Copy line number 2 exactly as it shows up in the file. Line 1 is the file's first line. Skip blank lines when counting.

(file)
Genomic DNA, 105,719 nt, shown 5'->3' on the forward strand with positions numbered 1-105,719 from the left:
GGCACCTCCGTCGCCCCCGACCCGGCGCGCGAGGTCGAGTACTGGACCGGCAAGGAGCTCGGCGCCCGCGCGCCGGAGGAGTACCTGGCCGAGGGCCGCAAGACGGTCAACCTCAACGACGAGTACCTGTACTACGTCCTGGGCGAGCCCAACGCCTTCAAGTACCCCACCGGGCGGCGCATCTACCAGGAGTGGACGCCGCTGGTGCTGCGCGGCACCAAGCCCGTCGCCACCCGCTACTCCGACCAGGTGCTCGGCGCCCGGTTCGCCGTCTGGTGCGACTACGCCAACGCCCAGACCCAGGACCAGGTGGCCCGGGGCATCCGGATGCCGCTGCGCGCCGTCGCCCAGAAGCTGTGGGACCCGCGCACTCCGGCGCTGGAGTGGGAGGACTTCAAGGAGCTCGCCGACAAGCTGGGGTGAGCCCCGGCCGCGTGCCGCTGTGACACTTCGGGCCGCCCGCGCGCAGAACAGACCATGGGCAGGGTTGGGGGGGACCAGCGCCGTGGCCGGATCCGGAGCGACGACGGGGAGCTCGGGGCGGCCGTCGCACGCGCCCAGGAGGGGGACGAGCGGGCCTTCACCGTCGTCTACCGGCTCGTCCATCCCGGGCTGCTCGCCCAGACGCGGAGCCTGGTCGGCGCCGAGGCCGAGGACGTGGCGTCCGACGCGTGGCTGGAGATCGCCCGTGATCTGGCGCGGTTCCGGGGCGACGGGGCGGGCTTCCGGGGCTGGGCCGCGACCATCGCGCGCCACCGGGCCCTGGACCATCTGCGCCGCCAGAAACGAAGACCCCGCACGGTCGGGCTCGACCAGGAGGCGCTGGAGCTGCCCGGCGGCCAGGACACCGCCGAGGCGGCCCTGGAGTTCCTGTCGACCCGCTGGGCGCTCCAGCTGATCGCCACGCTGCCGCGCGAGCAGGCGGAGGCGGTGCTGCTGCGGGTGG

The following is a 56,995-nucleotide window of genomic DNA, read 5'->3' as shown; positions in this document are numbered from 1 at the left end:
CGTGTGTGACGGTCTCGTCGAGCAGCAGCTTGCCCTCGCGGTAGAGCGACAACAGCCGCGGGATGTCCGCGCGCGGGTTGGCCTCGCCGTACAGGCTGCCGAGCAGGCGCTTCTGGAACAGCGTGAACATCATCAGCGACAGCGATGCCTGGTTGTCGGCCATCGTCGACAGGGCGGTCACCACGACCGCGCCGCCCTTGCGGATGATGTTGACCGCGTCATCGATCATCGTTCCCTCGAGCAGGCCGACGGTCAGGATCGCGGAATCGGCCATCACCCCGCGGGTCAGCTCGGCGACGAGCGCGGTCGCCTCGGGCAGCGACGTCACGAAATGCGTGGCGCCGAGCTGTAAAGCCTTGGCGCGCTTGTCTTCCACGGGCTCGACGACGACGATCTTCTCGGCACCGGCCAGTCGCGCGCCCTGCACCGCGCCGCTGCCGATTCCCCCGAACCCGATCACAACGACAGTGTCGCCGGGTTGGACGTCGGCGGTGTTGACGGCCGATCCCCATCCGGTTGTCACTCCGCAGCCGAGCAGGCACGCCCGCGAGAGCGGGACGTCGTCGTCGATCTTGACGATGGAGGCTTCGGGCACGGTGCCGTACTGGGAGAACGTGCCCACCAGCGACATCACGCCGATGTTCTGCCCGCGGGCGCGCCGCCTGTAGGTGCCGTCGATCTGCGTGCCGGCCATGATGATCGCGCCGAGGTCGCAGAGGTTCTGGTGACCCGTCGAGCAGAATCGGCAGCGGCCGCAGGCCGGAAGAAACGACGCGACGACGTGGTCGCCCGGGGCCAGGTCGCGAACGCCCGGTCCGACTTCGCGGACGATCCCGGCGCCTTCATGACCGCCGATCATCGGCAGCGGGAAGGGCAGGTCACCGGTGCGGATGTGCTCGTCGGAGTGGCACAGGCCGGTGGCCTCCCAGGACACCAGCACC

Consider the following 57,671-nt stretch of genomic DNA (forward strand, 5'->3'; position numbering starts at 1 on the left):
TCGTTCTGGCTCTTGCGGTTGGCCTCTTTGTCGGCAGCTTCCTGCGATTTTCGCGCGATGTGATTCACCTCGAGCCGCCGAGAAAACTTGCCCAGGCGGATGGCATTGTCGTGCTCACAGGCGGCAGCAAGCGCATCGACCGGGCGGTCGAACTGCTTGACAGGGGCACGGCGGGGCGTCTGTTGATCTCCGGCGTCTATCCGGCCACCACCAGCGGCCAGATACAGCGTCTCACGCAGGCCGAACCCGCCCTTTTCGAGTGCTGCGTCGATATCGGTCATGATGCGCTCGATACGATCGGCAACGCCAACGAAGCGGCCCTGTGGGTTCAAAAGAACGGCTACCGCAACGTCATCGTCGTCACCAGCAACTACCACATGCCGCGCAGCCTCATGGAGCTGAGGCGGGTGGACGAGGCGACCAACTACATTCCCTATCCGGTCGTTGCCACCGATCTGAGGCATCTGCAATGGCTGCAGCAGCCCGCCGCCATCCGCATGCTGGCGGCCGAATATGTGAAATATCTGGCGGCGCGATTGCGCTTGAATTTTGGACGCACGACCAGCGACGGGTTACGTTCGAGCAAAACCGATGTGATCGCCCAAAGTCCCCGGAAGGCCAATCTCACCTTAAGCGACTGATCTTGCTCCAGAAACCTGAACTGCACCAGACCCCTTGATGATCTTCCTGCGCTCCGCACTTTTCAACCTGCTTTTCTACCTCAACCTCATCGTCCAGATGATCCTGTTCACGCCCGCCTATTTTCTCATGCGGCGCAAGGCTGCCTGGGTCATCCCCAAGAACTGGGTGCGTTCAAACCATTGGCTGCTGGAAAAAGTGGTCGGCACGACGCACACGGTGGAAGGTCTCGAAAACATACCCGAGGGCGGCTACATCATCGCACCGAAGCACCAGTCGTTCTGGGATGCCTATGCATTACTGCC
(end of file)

GGCACCTCCGTCGCCCCCGACCCGGCGCGCGAGGTCGAGTACTGGACCGGCAAGGAGCTCGGCGCCCGCGCGCCGGAGGAGTACCTGGCCGAGGGCCGCAAGACGGTCAACCTCAACGACGAGTACCTGTACTACGTCCTGGGCGAGCCCAACGCCTTCAAGTACCCCACCGGGCGGCGCATCTACCAGGAGTGGACGCCGCTGGTGCTGCGCGGCACCAAGCCCGTCGCCACCCGCTACTCCGACCAGGTGCTCGGCGCCCGGTTCGCCGTCTGGTGCGACTACGCCAACGCCCAGACCCAGGACCAGGTGGCCCGGGGCATCCGGATGCCGCTGCGCGCCGTCGCCCAGAAGCTGTGGGACCCGCGCACTCCGGCGCTGGAGTGGGAGGACTTCAAGGAGCTCGCCGACAAGCTGGGGTGAGCCCCGGCCGCGTGCCGCTGTGACACTTCGGGCCGCCCGCGCGCAGAACAGACCATGGGCAGGGTTGGGGGGGACCAGCGCCGTGGCCGGATCCGGAGCGACGACGGGGAGCTCGGGGCGGCCGTCGCACGCGCCCAGGAGGGGGACGAGCGGGCCTTCACCGTCGTCTACCGGCTCGTCCATCCCGGGCTGCTCGCCCAGACGCGGAGCCTGGTCGGCGCCGAGGCCGAGGACGTGGCGTCCGACGCGTGGCTGGAGATCGCCCGTGATCTGGCGCGGTTCCGGGGCGACGGGGCGGGCTTCCGGGGCTGGGCCGCGACCATCGCGCGCCACCGGGCCCTGGACCATCTGCGCCGCCAGAAACGAAGACCCCGCACGGTCGGGCTCGACCAGGAGGCGCTGGAGCTGCCCGGCGGCCAGGACACCGCCGAGGCGGCCCTGGAGTTCCTGTCGACCCGCTGGGCGCTCCAGCTGATCGCCACGCTGCCGCGCGAGCAGGCGGAGGCGGTGCTGCTGCGGGTGG